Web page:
The 9 Pro also has an adaptive 120Hz refresh rate. So rather than simply choosing between 60Hz and 120Hz, it alters the refresh rate based on what you’re viewing. If you’re looking at a static image, it’ll drop down to 1Hz and then ramp back up to 120Hz if you’re scrolling through social media or playing a mobile game. According to OnePlus, the adaptive refresh rate uses up to 50 percent less power, so it helps preserve battery life.
Those who use their phones for mobile gaming might also lean more towards the 9 Pro for its “hyper touch” feature, which reduces latency by 25 to 30 milliseconds. At launch, it’ll be supported by four mobile games including Call of Duty, PubG, Brawl Stars, and League of Legends: Wild Rift, with more titles being added throughout the year.
Speedy performance and great battery life
Under the hood, the OnePlus 9 and 9 Pro are powered by Qualcomm’s Snapdragon 888 chipset and offer 5G connectivity. The 9 Pro supports mmWave and sub-6 speeds, while the 9 only supports the latter.
But 5G connectivity is currently only available through T-Mobile’s network. If you’re using the 9 and 9 Pro on AT&T or Verizon, it’ll only run on 4G LTE as of right now.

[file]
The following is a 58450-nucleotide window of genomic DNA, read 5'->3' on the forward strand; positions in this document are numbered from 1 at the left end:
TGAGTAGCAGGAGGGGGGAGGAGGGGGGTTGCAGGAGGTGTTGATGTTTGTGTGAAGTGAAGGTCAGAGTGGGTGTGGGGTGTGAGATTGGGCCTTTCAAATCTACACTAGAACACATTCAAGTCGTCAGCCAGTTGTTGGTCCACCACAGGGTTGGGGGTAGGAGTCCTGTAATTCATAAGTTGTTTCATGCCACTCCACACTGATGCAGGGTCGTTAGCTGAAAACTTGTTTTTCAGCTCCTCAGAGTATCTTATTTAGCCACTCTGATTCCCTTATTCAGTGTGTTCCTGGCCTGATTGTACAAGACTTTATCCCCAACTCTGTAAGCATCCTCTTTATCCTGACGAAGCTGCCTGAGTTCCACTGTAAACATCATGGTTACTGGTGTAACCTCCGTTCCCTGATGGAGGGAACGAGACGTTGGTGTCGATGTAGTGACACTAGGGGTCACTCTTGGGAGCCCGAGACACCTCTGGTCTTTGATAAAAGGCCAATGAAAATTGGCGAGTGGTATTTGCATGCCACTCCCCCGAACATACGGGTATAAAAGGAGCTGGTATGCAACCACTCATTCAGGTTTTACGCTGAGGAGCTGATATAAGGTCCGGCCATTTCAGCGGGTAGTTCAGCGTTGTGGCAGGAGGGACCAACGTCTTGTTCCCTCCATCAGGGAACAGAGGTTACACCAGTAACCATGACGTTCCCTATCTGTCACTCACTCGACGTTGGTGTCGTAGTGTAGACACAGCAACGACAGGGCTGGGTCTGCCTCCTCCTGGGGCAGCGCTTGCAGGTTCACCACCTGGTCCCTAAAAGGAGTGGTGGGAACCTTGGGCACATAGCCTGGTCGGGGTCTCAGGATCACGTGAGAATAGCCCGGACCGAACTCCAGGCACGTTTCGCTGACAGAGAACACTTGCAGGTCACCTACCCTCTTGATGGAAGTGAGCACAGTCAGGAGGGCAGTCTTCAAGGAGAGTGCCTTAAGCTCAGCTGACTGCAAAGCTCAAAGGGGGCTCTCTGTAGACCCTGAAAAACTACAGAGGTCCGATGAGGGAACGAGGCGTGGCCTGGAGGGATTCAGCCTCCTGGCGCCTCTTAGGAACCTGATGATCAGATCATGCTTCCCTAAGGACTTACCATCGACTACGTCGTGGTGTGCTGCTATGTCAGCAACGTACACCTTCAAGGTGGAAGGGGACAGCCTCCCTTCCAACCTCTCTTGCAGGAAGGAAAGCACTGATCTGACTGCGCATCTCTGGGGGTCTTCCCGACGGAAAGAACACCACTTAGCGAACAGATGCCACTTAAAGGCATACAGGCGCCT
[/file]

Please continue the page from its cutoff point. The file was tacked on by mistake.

Both phones pack 4,500mAh batteries and support OnePlus’ new Warp charge 65T, which enables the phones to charge from zero to 100 percent in 29 minutes.
This sort of tracked with my own testing. After plugging the OnePlus 9 in at 13 percent, it only took about a half hour for it to reach 96 percent. When I plugged in the 9 Pro at 37 percent, it took the same amount of time to reach a full charge.
I used the 9 Pro as my primary phone throughout the last couple of weeks and found that I could squeeze a full day’s worth of battery, and then some, out of it. As I’ve been saying with every phone review since the pandemic started, it’s a bit tough for me to fully push the boundaries of battery life because I’m always home and on my laptop rather than staring at my phone.
After using it throughout the day to scroll through social media and answer messages, I still had about 50 percent battery left by midnight. And even when I took it out to shoot photos during the day and night, I still had about the same amount left. Of course, that’ll vary depending on your own personal usage. Regardless, between the dual batteries and fast charging capability, you’ll rarely have to worry about battery life.
While the OnePlus 9 and 9 Pro come equipped with a 65W charging brick, you can also purchase its new Warp Charge 50 wireless charging stand for $70. It can charge the phones from 1 to 100 percent in 43 minutes.
Yes, these cameras actually deliver
Before we get into all the details about how Hasselblad has helped to improve the OnePlus camera systems, let’s talk about the sensors on the back.
The OnePlus 9 Pro has a quad-camera setup that includes:
a 48-megapixel main lens with f/1.8 aperture
a 50-megapixel ultra-wide angle lens with f/2.2 aperture